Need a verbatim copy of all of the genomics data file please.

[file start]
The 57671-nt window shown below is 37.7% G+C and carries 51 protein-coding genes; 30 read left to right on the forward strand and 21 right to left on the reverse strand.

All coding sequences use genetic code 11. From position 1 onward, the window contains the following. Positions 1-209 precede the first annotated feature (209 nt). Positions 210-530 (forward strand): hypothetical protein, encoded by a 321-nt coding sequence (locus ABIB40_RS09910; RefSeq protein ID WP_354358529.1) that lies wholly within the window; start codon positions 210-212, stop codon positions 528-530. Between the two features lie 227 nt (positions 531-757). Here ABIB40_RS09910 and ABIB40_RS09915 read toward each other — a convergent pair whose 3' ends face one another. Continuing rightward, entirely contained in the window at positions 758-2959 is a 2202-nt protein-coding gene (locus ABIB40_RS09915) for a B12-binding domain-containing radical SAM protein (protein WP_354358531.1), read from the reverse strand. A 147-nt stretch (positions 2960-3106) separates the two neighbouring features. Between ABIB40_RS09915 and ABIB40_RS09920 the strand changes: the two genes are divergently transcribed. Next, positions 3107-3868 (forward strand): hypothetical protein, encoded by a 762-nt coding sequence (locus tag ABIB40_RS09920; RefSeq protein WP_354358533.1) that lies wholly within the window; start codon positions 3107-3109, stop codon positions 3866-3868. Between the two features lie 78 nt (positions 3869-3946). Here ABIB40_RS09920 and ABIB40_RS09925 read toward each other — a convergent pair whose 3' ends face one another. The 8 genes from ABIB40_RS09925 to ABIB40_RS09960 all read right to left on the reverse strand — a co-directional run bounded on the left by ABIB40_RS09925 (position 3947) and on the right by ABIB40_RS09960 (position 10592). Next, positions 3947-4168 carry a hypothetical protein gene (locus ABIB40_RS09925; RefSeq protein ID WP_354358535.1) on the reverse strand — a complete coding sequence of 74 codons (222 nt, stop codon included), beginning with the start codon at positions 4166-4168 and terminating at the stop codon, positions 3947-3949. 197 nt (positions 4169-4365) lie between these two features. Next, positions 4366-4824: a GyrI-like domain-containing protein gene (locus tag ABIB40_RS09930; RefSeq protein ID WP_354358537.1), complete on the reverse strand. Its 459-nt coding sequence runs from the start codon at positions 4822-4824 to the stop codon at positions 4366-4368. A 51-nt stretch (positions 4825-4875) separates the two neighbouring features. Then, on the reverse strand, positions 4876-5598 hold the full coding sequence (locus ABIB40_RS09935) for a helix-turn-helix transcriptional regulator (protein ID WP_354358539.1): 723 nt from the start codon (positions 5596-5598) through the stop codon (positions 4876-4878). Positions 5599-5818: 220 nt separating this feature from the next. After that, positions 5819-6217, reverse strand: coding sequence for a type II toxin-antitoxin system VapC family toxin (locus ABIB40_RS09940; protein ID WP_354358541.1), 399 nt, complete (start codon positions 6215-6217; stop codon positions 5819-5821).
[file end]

The 57671-nt window shown below is 37.7% G+C and carries 51 protein-coding genes; 30 read left to right on the forward strand and 21 right to left on the reverse strand.

All coding sequences use genetic code 11. From position 1 onward, the window contains the following. Positions 1-209 precede the first annotated feature (209 nt). Positions 210-530 (forward strand): hypothetical protein, encoded by a 321-nt coding sequence (locus ABIB40_RS09910; RefSeq protein ID WP_354358529.1) that lies wholly within the window; start codon positions 210-212, stop codon positions 528-530. Between the two features lie 227 nt (positions 531-757). Here ABIB40_RS09910 and ABIB40_RS09915 read toward each other — a convergent pair whose 3' ends face one another. Continuing rightward, entirely contained in the window at positions 758-2959 is a 2202-nt protein-coding gene (locus ABIB40_RS09915) for a B12-binding domain-containing radical SAM protein (protein WP_354358531.1), read from the reverse strand. A 147-nt stretch (positions 2960-3106) separates the two neighbouring features. Between ABIB40_RS09915 and ABIB40_RS09920 the strand changes: the two genes are divergently transcribed. Next, positions 3107-3868 (forward strand): hypothetical protein, encoded by a 762-nt coding sequence (locus tag ABIB40_RS09920; RefSeq protein WP_354358533.1) that lies wholly within the window; start codon positions 3107-3109, stop codon positions 3866-3868. Between the two features lie 78 nt (positions 3869-3946). Here ABIB40_RS09920 and ABIB40_RS09925 read toward each other — a convergent pair whose 3' ends face one another. The 8 genes from ABIB40_RS09925 to ABIB40_RS09960 all read right to left on the reverse strand — a co-directional run bounded on the left by ABIB40_RS09925 (position 3947) and on the right by ABIB40_RS09960 (position 10592). Next, positions 3947-4168 carry a hypothetical protein gene (locus ABIB40_RS09925; RefSeq protein ID WP_354358535.1) on the reverse strand — a complete coding sequence of 74 codons (222 nt, stop codon included), beginning with the start codon at positions 4166-4168 and terminating at the stop codon, positions 3947-3949. 197 nt (positions 4169-4365) lie between these two features. Next, positions 4366-4824: a GyrI-like domain-containing protein gene (locus tag ABIB40_RS09930; RefSeq protein ID WP_354358537.1), complete on the reverse strand. Its 459-nt coding sequence runs from the start codon at positions 4822-4824 to the stop codon at positions 4366-4368. A 51-nt stretch (positions 4825-4875) separates the two neighbouring features. Then, on the reverse strand, positions 4876-5598 hold the full coding sequence (locus ABIB40_RS09935) for a helix-turn-helix transcriptional regulator (protein ID WP_354358539.1): 723 nt from the start codon (positions 5596-5598) through the stop codon (positions 4876-4878). Positions 5599-5818: 220 nt separating this feature from the next. After that, positions 5819-6217, reverse strand: coding sequence for a type II toxin-antitoxin system VapC family toxin (locus ABIB40_RS09940; protein ID WP_354358541.1), 399 nt, complete (start codon positions 6215-6217; stop codon positions 5819-5821).